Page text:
April 11, 2012
Bat-killing Fungus Traveled From Europe
A new report released Monday says a European fungus is responsible for the deaths of millions of bats in the United States and Canada.
It has long been a suspicion that an invasive species was responsible for carrying the deadly fungus. This research confirms the carrier was not native to North America. European bats have not been as vulnerable to “white nose syndrome,” the name of the fungal disease responsible for the deaths of American and Canadian bats alike. According to the Associated Press (AP), more than 5.7 million bats have died in North America since the disease was first discovered in 2006. Some scientists suggest a human tourist may be responsible for carrying the disease across the pond.
Researchers at the University of Winnipeg have now determined how it kills these bats.
“The fungus somehow causes the bats to warm up from hibernation too often,” said Craig Willis, a biologist at the University of Winnipeg who oversaw the study by US and Canadian scientists. Though humans cannot catch the disease, they can carry the fungal spores.
“A reasonable hypothesis is that a tourist tracked it into a cave in New York State on their boots or on their clothing,” Willis said. “It is possible a person who had the inclination to visit a cave in Europe picked up something on their shoes and then accidentally introduced it into New York.”
Their study has been published in Proceedings of the National Academy of Science (PNAS).
Until now, bats in Canada as well as bats in the northeastern and southern United Sates have been affected. Last week, evidence was found of the illness moving west of the Mississippi River, infecting bats in Missouri.
According to the BBC, some biologists are even calling this epidemic the worst wildlife health crisis in living memory.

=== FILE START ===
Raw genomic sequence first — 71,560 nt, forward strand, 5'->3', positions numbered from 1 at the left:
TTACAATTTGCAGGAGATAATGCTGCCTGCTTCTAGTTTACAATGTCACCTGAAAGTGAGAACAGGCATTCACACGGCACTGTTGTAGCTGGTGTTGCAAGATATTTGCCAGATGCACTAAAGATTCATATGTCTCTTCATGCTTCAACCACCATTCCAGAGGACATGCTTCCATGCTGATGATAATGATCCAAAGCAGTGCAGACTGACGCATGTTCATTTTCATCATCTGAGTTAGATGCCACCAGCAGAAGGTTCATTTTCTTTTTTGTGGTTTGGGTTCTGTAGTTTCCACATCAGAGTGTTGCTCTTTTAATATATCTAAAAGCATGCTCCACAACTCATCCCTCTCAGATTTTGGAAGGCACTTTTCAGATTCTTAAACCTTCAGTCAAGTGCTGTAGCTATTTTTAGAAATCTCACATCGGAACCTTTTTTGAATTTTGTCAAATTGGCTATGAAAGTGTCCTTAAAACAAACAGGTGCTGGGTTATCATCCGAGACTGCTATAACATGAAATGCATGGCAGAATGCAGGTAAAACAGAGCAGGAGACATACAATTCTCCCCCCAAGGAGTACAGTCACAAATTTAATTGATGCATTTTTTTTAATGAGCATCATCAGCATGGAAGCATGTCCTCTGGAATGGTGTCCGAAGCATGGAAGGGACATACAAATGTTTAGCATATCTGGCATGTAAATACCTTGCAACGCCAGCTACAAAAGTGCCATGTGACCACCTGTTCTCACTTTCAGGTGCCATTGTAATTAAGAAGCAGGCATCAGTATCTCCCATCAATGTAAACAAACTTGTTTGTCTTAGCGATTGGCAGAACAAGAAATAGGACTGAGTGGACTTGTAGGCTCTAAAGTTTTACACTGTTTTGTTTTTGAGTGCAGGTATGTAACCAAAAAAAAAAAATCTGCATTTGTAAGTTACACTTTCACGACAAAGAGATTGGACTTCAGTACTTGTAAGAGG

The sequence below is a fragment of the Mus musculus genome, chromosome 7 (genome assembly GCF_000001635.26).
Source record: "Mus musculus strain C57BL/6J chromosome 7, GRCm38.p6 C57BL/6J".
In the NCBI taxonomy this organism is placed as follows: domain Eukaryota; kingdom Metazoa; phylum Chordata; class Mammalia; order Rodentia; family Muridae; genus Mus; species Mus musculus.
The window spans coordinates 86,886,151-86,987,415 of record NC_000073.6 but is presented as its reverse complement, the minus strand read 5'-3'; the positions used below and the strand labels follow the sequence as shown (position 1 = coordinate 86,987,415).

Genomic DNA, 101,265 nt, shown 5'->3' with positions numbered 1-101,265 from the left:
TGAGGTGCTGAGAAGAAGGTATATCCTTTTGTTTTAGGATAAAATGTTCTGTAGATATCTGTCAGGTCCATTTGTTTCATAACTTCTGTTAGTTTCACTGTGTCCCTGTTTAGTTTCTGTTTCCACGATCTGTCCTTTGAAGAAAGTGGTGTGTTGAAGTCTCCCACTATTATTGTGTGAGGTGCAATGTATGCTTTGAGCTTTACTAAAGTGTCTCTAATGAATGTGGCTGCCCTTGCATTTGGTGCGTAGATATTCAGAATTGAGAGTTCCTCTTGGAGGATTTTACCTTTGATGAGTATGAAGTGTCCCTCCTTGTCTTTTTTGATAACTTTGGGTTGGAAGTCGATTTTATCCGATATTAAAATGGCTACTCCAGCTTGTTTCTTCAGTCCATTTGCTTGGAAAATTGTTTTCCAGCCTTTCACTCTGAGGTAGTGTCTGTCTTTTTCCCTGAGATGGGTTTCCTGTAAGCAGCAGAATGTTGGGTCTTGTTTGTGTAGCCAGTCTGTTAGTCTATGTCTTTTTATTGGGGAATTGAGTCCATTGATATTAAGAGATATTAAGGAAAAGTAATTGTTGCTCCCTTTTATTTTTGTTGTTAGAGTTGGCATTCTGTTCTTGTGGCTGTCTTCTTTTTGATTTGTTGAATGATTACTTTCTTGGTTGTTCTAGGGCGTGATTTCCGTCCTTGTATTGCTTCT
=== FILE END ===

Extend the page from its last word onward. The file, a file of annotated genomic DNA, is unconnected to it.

Speaking to BBC news, Ann Froschauer of the US white-nose syndrome (WNS) co-ordination team at the Fish and Wildlife Service (FWS) said, “We recognize that bats are moving the disease pretty efficiently themselves.”
“What we are doing in terms of a containment strategy is to basically buy ourselves some time and prevent a big long-distance jump, such as an accidental introduction of the fungus in an area much further than the bats could naturally move it.”
“We don´t want someone to hop on a plane in New York and then get off in Seattle and create a new epicenter, so our containment strategy focuses on decontamination protocol and restricting access to sites.”
The scientists working with the bats say it is important to protect them, as they play a large ecological role in their environments. Bats eat insects that are often dangerous to agriculture and crops. As such, diminishing bat populations could mean an increased insect population, costing the farming industry up to $3.7 billion a year, according to published research.
Says Willis, "There is still not much we can do beyond making absolutely sure we don't make things worse by accidentally spreading the fungus.”
Image Caption: A little brown bat with white nose syndrome. Credit: Marvin Moriarty/USFWS